Heated Chicken Waterers

Heated Chicken Waterers

Heard heated chicken waterers can make life easier, but aren’t sure which to buy? Not even sure they’re safe? In this article, we’ll tell you everything you need to know!

For people like us, who raise animals out of the comforts of a heated home, cold is a serious problem. If the temperature drops too far, water freezes. While some animals can break ice – with breath and a hot tongue, or a beak – there are limits to what these resources can do. And when temperatures plummet, dehydration can be a major problem for your fur or feather babies. 

One solution – heated chicken waterers – are a simple method of providing water to your flock. Today we’ll look at the kinds of heated waterers available for our chickens. 

Our Favorite Heated Chicken Waterers On Amazon:

Do Chickens Need to Drink Water?

Oh yes, chickens absolutely drink water. It might be funny to watch them – they fill their mouths and then tip their heads back – but water is an absolutely necessary part of their daily diet. Actually, an adult chicken will drink a few cups of water per day. Get a group of 20 chickens together, and they’ll likely go through as much water per day as a cow. 

Are Heated Chicken Waterers Safe?

Mostly, yes. You need to watch out for how hot they get, and how much electricity they draw. It’s best to look at your user manual and reviews online for the specific unit you’re considering.

Are There Different Types Of Heated Chicken Waterers?

Not including home-made, there are three different types of heated chicken waterers:

Automatic Waterers 

These waterers contain a basin that has one or more openings at the base that open only when chickens use them. These are generally clean, neat, and very hygienic. Depending on the valve, these waterers also avoid dripping water and frozen puddles beneath them. However, some parts are more prone to freezing.

Gravity-Type Waterers 

These operate under the same principle as the automatic waterers, save for one major difference: the distribution method. These jugs generally are attached to an open pan (also known as a “drinker”) that your chickens will drink from. Because they are open, you run the risk of your birds contaminating the pan. The drinkers are also pretty easy to break off. 

Open Pans Or Dish-type Waterers 

These are often a pan set out over a heated base. They run the same risk of contamination as the gravity waterers, which will require more scrubbing than, say, the automatic waterers. Elevating them off the ground in the heated base will help to reduce the muddying of waters. 

What Makes The “Ideal” Heated Chicken Waterer?

This is a complicated question. There are several key elements to consider:

  • How cold does it get in your area?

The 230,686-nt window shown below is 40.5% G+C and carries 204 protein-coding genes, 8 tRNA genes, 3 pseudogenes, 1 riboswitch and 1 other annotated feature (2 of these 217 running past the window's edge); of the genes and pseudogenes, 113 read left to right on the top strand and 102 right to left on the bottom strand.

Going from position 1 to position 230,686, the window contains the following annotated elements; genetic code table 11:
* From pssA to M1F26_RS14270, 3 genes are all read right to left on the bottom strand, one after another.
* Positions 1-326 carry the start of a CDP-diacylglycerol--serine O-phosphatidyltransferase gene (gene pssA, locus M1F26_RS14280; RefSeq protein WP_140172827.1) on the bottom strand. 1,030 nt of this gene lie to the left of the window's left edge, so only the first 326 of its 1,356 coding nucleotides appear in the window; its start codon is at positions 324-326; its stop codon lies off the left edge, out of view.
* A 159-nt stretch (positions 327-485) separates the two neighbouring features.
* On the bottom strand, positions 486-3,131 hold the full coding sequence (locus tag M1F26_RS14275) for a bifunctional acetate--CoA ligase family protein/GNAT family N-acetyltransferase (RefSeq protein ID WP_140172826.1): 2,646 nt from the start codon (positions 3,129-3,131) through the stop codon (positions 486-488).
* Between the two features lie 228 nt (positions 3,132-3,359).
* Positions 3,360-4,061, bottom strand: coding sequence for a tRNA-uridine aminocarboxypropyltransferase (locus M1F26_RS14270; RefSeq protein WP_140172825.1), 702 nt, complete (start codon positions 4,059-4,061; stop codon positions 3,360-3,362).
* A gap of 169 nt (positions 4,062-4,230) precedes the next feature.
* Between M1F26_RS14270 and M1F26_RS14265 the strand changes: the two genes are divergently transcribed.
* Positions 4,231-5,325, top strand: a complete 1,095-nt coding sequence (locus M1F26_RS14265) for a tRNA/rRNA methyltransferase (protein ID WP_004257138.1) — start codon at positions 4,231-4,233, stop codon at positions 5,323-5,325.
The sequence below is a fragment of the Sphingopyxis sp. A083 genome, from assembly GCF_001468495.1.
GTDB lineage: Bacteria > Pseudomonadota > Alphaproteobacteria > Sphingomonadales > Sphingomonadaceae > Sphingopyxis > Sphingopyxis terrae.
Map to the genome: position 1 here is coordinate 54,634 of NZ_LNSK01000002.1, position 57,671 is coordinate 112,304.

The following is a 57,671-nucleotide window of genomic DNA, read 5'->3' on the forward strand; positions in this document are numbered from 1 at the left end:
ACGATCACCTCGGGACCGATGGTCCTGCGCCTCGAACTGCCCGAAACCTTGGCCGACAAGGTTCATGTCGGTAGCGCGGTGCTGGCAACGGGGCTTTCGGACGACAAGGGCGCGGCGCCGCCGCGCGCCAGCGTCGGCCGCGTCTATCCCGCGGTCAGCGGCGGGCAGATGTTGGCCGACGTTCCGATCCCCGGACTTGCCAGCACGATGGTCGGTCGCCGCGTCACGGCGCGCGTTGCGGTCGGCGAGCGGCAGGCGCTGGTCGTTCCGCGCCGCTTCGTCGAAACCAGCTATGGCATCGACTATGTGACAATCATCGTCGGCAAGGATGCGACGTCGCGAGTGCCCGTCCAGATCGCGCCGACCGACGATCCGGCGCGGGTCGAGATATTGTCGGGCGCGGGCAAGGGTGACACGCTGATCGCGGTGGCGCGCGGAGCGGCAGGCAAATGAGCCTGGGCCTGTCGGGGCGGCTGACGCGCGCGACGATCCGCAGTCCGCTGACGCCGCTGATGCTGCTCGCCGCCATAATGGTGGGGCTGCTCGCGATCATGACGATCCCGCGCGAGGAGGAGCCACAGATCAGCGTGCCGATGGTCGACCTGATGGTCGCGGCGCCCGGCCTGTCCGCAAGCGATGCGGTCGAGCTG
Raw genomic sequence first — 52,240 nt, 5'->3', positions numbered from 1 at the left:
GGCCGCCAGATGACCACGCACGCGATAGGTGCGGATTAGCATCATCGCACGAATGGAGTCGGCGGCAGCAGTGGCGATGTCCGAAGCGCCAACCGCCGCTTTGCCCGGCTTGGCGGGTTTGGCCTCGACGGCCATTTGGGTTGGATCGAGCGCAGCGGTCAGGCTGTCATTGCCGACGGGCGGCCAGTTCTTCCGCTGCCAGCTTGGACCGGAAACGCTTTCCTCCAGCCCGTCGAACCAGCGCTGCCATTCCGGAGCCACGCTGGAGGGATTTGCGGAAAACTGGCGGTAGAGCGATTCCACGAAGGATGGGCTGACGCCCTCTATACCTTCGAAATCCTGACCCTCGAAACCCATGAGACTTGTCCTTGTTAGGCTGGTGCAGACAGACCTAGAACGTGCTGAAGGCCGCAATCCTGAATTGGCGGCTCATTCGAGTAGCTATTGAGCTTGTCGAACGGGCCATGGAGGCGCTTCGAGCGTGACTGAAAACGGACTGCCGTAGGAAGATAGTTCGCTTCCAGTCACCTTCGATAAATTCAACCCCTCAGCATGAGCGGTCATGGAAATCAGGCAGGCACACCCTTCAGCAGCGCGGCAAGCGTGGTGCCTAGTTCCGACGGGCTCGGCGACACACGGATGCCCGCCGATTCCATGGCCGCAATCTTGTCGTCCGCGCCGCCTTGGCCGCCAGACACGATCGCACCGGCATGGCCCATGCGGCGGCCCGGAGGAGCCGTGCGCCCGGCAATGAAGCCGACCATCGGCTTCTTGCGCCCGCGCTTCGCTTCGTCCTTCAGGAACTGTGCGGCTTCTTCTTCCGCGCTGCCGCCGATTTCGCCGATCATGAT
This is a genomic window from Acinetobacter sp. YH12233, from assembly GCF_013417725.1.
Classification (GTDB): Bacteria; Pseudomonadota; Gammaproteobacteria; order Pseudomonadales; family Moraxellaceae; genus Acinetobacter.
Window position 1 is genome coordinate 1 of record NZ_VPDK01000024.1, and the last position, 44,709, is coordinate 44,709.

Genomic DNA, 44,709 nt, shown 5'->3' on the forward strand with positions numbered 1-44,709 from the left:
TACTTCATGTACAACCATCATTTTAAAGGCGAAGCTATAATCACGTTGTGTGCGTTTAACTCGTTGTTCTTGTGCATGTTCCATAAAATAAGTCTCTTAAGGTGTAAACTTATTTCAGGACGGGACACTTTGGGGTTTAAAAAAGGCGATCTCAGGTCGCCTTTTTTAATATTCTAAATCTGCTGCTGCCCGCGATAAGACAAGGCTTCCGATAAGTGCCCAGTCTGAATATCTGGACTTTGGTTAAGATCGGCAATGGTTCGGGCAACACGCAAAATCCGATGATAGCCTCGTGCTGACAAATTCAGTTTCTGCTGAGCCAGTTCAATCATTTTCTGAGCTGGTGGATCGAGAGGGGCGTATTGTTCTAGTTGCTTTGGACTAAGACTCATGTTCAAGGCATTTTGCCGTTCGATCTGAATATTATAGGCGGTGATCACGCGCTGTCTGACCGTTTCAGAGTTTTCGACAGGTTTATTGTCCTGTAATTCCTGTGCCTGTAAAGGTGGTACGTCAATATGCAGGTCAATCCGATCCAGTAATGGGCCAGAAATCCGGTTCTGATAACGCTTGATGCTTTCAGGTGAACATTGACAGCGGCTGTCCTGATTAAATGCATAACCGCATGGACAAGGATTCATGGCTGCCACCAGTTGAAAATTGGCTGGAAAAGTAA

• How many chickens are in your coop?
  • What material works best for you?
  • Should it rest on the floor or be elevated? 
  • Is it durable enough or will it freeze? 

Affordability is another concern. Some options – like batteries – can cost a lot over time. Some heated chicken waterers (especially the do-it-yourself variety) could put unnecessary stress on your wallet. 

How many chickens have you got? The answer to this will determine the size of your waterer, as you don’t want to be slogging out into the cold every couple of hours to refill the water of your birds. 

In other words, the ideal waterer will completely depend on your flock. Just make sure it’s durable so in the event that the water does freeze, the container won’t rupture or break. 

Let’s further explore these questions below.

How Big Should It Be?

As previously mentioned, a flock of 20 birds will drink about as much as a cow – that’s a whole lot of water to provide. If your flock consists of fewer than 5 birds, a single 2-gallon waterer should suffice. Most single waterers range in size from about a gallon to 3 gallons. The heaters in heated chicken waterers are very adept at cooling off smaller areas, but anything larger than that could run into problems with the law thermal equilibrium, which states that temperatures will seek a balance. 

In extremely cold weather, some heaters might prove insufficient in warming large quantities of water. 

With the addition of more birds, you will probably need more heated chicken waterers. Some sources recommend having on three-gallon waterer for every 10 to 12 chickens. 

What Kinds Of Automatic Valves Are There For My Heated Chicken Waterers?

Nipples are a type of automatic valve that is fast becoming a preferred method of watering chickens on cold winter days. These are designed to not release water until your chicken pokes it with their beaks. 

Floating valves are small cups of water. When your chickens dip their beaks into the cup, they press on a floating valve that releases fresh water into the cup. This provides a constant set amount of water in this hanging waterer.

Should I Use Plastic Or Metal For My Heated Chicken Waterers?

Ultimately, that is your call. Both materials are excellent in cold weather. Plastic waterers are durable and do not break easily. Galvanized metal also holds up very well in extreme cold BUT freezes faster than plastic. Both can be found with internal or external heaters, though plastic heaters usually have the heating element in the base.